I'm very comfortable with bilby's analysis.

    There are so many really important things that need be resolved before we wander off into subjective self analysis trying to defend the idea we are special examples of subjective mentality. We are not examples of new physical properties.

  4. Top | #144
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    Quote Originally Posted by untermensche View Post
    I see no need to expand conscious experience into anything more than something that enables organisms to better survive.

    Is there a "proto-wing" that gives rise to all wings?

    A "proto-leg" that gives rise to legs?

    Why is consciousness more incredible than a leg?

    A leg is pretty incredible.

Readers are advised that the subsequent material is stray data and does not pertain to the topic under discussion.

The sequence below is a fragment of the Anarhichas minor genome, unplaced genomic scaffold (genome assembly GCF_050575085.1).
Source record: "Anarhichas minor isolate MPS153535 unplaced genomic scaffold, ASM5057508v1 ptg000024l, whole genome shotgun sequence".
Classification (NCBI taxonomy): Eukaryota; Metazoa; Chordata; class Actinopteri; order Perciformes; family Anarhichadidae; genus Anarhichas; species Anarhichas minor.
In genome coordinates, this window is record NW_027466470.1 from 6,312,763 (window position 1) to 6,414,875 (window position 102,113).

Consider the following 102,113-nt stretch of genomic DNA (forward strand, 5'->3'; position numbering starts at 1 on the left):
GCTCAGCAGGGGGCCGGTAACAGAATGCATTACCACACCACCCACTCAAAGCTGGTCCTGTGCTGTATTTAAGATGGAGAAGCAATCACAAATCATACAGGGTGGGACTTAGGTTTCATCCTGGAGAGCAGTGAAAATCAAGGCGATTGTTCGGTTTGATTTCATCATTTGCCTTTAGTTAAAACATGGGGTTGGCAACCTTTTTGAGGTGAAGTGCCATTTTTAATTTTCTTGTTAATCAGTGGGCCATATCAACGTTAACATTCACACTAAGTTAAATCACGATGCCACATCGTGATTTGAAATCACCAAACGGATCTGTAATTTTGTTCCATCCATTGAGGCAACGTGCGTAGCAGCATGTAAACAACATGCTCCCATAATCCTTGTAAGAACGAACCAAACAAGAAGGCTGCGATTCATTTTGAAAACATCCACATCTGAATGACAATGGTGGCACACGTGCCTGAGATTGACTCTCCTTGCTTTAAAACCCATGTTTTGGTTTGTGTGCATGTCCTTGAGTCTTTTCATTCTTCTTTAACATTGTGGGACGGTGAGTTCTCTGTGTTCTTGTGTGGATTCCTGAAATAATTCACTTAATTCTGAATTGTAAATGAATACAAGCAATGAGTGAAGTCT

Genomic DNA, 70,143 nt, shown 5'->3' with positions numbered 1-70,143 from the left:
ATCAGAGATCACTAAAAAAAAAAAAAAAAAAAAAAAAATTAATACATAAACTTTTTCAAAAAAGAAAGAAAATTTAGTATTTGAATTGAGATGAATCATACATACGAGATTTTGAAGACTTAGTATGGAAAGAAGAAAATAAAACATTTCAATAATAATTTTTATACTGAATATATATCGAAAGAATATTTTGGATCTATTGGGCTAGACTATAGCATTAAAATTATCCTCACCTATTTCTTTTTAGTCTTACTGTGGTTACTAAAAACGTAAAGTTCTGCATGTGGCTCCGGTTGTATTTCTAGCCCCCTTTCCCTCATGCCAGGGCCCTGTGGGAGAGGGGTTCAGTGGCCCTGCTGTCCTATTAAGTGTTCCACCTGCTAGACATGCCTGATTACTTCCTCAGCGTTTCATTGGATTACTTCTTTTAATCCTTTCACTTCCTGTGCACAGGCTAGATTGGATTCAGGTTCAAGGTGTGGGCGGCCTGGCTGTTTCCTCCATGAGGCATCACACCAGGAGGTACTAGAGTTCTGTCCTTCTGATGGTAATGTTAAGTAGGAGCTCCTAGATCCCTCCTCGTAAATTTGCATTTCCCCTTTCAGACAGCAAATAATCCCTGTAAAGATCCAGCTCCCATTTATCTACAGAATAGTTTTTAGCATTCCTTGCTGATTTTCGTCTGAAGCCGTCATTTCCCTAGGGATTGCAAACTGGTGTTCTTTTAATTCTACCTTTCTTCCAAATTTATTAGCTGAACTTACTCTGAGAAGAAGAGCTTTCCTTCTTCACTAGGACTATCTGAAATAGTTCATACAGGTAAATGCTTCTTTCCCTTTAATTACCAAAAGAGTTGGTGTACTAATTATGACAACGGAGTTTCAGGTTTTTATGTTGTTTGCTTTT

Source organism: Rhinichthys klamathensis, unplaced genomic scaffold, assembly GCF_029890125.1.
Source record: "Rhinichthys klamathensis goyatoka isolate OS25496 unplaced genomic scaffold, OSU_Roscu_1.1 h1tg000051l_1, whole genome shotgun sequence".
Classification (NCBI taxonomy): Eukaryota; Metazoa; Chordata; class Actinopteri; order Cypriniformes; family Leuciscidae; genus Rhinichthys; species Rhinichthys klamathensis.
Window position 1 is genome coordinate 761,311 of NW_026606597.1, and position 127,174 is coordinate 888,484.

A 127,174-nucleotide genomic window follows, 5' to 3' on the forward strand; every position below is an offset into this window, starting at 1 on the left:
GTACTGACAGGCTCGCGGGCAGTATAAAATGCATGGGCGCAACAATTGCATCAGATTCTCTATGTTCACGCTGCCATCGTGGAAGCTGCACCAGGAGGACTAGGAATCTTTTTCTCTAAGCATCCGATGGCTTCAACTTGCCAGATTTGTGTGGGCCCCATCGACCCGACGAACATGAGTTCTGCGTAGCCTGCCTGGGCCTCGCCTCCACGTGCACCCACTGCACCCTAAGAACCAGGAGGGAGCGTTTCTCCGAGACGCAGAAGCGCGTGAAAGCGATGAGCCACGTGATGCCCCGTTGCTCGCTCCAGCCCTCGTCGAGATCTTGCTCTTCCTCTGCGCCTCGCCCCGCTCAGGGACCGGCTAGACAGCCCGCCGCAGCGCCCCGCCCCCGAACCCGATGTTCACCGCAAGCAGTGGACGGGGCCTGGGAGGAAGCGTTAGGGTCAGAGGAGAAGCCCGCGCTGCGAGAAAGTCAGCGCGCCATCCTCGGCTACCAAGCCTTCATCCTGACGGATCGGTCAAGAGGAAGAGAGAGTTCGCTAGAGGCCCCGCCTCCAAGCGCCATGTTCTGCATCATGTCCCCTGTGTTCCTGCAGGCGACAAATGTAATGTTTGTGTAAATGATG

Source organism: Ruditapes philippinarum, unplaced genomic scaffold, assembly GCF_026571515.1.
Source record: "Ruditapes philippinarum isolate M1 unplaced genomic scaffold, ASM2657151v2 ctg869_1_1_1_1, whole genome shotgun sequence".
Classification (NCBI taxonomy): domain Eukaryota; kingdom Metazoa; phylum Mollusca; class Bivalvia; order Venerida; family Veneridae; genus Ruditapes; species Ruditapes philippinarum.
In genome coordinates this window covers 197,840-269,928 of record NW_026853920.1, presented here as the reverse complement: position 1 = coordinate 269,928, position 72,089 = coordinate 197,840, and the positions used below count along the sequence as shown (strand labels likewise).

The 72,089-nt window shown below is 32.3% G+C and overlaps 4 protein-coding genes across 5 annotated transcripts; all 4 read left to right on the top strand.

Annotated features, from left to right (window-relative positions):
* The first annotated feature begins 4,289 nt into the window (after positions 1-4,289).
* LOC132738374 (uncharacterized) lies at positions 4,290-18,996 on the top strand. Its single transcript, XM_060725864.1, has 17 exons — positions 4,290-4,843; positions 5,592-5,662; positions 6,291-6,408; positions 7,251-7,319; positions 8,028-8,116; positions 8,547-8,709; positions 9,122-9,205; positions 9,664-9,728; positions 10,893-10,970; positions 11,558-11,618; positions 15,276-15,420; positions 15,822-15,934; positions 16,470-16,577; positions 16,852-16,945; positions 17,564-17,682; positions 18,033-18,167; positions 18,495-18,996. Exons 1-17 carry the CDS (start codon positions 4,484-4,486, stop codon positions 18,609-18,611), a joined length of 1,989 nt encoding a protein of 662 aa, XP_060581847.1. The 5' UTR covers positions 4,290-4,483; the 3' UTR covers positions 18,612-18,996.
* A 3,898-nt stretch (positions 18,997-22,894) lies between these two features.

Following from Penroses theory, then yes, consciousness is a tool for enabling organisms to survive.
    But, following from Penroses theory there's also proto consciousness for every collapse of a wave function. Going on everywhere basically.
    If I understood correctly from their lecture, our consciousness seem to be these building blocks stitched together with quantum entanglement to a larger scale consciousness.

    There are building blocks giving rise to wings and legs. They are called atoms, or rather the subatomical particles within them, and they are a fundamental part of physics yes.

  5. Top | #145
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    Mutations arise RANDOMLY.

    Nothing drives them in any specific direction.

    The evolving organism stumbles upon structures that make use of quantum effects randomly.

    Like plants stumbled upon the use of quantum effects for photosynthesis randomly.

    Conscious experience is not understood in the least looking at electromagnetic effects.

    There is no accepted theory of consciousness creation to move away from.